Former President of the Ghana Association of Banks, Alhassan Andani, says the institutions of state must not lose sight of their responsibility to raise red flags at the right time.

According to him, the recent banking sector crisis and its subsequent clean-up operation which cost the country an estimated GH₵10.98bn ($2.1bn), equivalent to just over 3% of the nation’s GDP in 2019, could have been mitigated had state institutions raised red flags on time.

He noted that their long silence despite the canker staring them in the face is what had led to the so-called crisis.

“So when people say banking crisis as we had and they collapsed, most of it wasn’t crisis. We saw that these entities that failed were simply not doing banking; they were not doing banking as we know it.

“That’s why I am saying we should never compromise institutional discipline for keeping the society clean, keeping the economy clean, and making sure that people can believe where they’re going to put money,” he said on JoyNews’ PM Express Business Edition.

“So we had all these people gathering money from people and promising interest rates that were out of this world. And for those of us who were in regular banking knew that there wasn’t any kind of investment that you could deploy borrowed funds, I mean, clients’ deposits to earn the kind of interest rates that they were promising people who were depositing monies with them.

“So straight away, institutions were there, whether it was SEC, whether it was Bank of Ghana, whether it was other governmental agencies, they were there that knew that this was not right but we allowed it. So for me it wasn’t crisis. We allowed thievery, we allowed just outright wrongdoing to persist for a very long time,” he explained further.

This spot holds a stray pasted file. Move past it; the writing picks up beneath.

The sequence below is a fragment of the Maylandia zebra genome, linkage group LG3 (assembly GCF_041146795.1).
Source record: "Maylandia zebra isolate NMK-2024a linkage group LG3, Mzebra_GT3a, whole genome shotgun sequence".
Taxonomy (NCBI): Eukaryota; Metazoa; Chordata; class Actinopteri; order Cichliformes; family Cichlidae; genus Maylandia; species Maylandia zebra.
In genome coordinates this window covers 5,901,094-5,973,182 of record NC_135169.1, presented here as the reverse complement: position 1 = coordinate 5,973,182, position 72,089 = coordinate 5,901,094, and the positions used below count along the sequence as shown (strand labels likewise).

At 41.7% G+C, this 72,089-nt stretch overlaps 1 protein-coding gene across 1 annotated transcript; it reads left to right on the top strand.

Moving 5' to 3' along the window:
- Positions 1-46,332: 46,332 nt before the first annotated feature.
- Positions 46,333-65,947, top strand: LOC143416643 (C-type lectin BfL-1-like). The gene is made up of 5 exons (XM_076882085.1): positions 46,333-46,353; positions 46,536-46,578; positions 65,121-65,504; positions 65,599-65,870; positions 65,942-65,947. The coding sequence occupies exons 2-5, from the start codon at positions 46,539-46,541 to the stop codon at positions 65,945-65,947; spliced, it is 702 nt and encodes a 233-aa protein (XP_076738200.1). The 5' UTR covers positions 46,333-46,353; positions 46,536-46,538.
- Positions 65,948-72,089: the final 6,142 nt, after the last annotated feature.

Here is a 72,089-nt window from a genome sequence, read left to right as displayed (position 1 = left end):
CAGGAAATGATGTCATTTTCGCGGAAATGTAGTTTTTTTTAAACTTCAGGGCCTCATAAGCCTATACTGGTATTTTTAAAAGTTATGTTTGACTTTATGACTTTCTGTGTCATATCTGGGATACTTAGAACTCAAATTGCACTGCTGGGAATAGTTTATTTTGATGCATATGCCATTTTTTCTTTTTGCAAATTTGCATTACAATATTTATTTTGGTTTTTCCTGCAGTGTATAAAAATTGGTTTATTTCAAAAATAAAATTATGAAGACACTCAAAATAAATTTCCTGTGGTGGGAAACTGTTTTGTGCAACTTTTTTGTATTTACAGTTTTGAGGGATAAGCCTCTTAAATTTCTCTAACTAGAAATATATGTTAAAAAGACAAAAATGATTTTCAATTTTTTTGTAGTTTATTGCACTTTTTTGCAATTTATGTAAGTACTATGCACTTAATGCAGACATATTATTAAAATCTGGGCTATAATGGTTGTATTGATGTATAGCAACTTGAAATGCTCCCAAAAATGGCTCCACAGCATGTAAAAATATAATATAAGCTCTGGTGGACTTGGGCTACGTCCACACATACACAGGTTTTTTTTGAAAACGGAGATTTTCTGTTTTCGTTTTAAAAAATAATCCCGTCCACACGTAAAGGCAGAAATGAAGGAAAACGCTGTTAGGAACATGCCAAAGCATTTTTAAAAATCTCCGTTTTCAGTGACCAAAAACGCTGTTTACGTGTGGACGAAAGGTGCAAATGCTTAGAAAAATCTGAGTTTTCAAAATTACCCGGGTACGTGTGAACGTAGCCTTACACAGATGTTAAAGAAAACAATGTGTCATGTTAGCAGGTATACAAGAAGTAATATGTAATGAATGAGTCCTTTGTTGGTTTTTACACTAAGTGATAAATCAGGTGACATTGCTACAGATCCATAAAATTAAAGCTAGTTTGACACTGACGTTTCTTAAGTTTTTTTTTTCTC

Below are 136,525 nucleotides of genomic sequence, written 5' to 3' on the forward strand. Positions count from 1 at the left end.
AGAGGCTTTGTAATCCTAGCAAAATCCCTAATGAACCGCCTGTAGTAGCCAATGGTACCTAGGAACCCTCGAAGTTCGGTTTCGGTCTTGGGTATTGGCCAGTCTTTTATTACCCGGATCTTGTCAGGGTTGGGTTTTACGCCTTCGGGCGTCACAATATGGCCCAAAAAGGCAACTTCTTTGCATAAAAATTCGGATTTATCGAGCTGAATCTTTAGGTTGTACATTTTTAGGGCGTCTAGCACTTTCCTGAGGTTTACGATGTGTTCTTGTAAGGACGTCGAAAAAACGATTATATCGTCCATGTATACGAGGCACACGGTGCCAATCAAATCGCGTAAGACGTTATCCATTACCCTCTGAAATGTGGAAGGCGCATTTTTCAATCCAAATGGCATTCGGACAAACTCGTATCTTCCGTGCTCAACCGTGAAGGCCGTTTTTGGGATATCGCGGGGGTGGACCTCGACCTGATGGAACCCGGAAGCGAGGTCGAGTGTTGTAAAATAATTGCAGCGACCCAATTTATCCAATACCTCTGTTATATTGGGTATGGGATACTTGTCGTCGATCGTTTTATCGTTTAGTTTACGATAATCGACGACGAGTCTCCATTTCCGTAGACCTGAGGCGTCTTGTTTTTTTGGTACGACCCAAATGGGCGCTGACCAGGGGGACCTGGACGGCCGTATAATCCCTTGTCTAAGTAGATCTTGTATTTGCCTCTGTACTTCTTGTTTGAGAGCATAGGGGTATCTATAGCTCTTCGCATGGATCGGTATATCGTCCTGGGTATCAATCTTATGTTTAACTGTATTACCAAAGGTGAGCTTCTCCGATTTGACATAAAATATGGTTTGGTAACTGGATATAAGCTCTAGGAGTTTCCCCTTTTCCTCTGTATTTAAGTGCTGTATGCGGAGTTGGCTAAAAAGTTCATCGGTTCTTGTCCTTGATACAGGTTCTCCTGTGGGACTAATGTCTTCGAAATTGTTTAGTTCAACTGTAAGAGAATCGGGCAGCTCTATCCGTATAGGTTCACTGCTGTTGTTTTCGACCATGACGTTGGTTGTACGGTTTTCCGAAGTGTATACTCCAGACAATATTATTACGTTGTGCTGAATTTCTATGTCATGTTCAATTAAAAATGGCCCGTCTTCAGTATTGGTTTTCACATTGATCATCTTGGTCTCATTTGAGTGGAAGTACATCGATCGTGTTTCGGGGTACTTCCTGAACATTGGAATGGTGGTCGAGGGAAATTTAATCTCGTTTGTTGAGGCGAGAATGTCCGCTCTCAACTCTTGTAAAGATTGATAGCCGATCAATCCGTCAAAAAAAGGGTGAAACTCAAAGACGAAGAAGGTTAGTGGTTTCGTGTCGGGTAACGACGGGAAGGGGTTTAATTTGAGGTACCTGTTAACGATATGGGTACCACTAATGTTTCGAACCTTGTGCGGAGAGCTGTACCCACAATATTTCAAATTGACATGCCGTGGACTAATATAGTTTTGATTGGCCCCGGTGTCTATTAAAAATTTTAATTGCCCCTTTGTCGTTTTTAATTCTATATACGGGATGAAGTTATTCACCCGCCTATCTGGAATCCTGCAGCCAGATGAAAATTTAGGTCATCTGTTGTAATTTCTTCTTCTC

In 2017, the Akufo-Addo-led government implemented the financial sector clean-up initiative to prevent the financial sector from collapsing.

This followed an asset quality review in 2015 and 2016 by the Bank of Ghana. The report noted that there were severe challenges with solvency, liquidity and asset quality in the country’s banking industry.

According to reports, about nine banks, 23 savings and loans companies, 386 microfinance companies and 53 fund management institutions were collapsed.

Many employees lost their jobs due to the financial sector clean-up.

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DISCLAIMER: The Views, Comments, Opinions, Contributions and Statements made by Readers and Contributors on this platform do not necessarily represent the views or policy of Multimedia Group Limited.